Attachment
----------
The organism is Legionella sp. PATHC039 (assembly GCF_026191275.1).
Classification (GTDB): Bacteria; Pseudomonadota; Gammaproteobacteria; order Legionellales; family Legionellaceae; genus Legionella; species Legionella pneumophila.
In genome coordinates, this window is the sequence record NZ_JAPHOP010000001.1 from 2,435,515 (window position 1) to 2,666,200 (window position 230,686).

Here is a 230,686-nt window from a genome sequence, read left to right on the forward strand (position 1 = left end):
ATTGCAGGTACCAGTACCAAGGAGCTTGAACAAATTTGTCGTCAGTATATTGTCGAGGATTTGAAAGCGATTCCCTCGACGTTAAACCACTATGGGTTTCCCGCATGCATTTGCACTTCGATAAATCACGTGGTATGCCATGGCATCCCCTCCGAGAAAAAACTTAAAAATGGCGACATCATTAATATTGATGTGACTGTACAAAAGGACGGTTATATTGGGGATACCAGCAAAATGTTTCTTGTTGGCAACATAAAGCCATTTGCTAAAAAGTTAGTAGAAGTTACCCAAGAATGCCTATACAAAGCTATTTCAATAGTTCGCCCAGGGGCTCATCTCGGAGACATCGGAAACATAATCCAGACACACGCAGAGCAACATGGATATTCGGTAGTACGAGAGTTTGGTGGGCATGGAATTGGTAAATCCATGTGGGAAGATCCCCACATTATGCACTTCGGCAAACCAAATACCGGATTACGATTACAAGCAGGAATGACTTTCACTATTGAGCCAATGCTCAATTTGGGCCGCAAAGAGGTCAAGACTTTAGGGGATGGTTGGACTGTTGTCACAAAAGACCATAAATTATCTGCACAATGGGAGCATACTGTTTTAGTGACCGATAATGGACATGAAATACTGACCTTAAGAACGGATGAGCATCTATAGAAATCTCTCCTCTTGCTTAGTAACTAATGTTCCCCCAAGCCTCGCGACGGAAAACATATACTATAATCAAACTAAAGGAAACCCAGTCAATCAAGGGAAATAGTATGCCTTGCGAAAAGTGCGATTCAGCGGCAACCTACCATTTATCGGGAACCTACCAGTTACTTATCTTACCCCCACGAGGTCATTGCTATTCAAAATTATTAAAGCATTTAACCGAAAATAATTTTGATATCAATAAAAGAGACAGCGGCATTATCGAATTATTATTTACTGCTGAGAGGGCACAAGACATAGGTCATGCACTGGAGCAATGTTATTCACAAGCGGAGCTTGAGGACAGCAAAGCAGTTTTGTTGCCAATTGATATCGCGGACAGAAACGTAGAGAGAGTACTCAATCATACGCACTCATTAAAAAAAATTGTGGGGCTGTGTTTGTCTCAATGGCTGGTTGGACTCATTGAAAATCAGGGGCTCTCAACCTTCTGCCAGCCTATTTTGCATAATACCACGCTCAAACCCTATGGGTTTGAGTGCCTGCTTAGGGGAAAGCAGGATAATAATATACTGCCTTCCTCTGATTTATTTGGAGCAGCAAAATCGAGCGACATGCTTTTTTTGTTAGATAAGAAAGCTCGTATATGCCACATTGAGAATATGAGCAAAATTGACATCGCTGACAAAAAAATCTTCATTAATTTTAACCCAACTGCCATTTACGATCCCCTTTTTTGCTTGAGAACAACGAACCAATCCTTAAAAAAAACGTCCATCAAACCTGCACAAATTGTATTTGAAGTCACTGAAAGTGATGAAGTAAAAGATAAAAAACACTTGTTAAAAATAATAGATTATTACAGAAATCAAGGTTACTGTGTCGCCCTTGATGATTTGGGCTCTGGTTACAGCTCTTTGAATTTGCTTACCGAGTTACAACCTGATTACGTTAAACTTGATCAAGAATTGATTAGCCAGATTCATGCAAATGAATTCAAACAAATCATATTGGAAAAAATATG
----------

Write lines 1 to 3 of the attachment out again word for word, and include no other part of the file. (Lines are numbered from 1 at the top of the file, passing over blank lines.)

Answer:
The organism is Legionella sp. PATHC039 (assembly GCF_026191275.1).
Classification (GTDB): Bacteria; Pseudomonadota; Gammaproteobacteria; order Legionellales; family Legionellaceae; genus Legionella; species Legionella pneumophila.
In genome coordinates, this window is the sequence record NZ_JAPHOP010000001.1 from 2,435,515 (window position 1) to 2,666,200 (window position 230,686).